The world has been shocked at Russia’s invasion of Ukraine and the ongoing war there. And those who stand for the Jewish people have stepped up to show care and compassion for the thousands of Jewish refugees forced to flee Ukraine. But what about those thousands of children, uprooted and traumatized? The Times of Israel’s Judah Ari Gross reports on what Israeli schools — and The Fellowship — are doing to welcome these kids whose Hebrew is limited, but whose trauma is great:
Though hundreds of new immigrants — known in Hebrew as olim — join the Israeli school system each year, these nearly 2,600 students from the former Soviet Union were part of the largest wave of immigration to reach Israel in over two decades. In total, some 31,000 people have so far immigrated to Israel, or made aliyah as it’s referred to in Hebrew, from Ukraine (over 12,000) and Russia (nearly 19,000) in the aftermath of the Russian invasion of Ukraine and the latter countries’ crackdowns at home…
This influx represents a major challenge to the education system, both in terms of the large number of immigrants and the fact that many fled to Israel suddenly due to war, unlike most new arrivals who are able to prepare for their move in advance.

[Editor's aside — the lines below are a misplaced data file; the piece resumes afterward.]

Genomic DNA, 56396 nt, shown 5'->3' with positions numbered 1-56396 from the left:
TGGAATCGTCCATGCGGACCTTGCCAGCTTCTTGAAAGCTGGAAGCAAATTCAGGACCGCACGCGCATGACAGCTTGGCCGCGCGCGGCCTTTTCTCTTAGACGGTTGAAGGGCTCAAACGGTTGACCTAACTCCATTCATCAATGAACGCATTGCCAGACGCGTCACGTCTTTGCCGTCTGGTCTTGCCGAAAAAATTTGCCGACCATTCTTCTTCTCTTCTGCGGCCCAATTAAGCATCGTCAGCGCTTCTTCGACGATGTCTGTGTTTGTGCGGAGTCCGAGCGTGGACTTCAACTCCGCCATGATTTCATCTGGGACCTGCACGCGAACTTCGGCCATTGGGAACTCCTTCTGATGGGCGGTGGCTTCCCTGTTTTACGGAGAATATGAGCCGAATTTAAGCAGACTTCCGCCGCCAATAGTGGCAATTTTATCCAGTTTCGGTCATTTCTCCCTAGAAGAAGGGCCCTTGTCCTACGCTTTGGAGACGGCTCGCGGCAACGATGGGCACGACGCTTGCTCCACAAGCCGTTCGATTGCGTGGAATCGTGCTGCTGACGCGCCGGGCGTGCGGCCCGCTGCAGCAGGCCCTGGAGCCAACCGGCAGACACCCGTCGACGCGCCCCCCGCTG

“These aren’t people who sat in [Hebrew classes] and learned some Hebrew in Ukraine first,” said Benny Haddad, head of the International Fellowship of Christians and Jews’ immigration department, which helps both with the immigration and integration of Ukrainian Jews in Israel.
“These aren’t people who were planning to make aliyah,” he said, using the Hebrew term for Jewish immigration to Israel. “They are starting from zero…”
Over the past six months, government ministries, municipalities and non-profits have worked both to prepare the new immigrants to enter the education system as well as to prepare the education system to integrate the new immigrants.
This included establishing summer camps for immigrant children across the country and holding workshops for their parents about the nuances of the Israeli school system and for educators about the specific challenges and characteristics of these new immigrants.
The camps, many of which were funded in part by the International Fellowship of Christians and Jews (IFCJ) but run by local governments, were aimed at teaching the children Hebrew; exposing them to Israeli society, culture and history, as well as to their newly adopted hometowns; and giving them an enjoyable summer.
“The camps weren’t just an ulpan, ”Haddad said, using the Hebrew term for Hebrew-language instruction courses. “They were a lot of things, including fun…”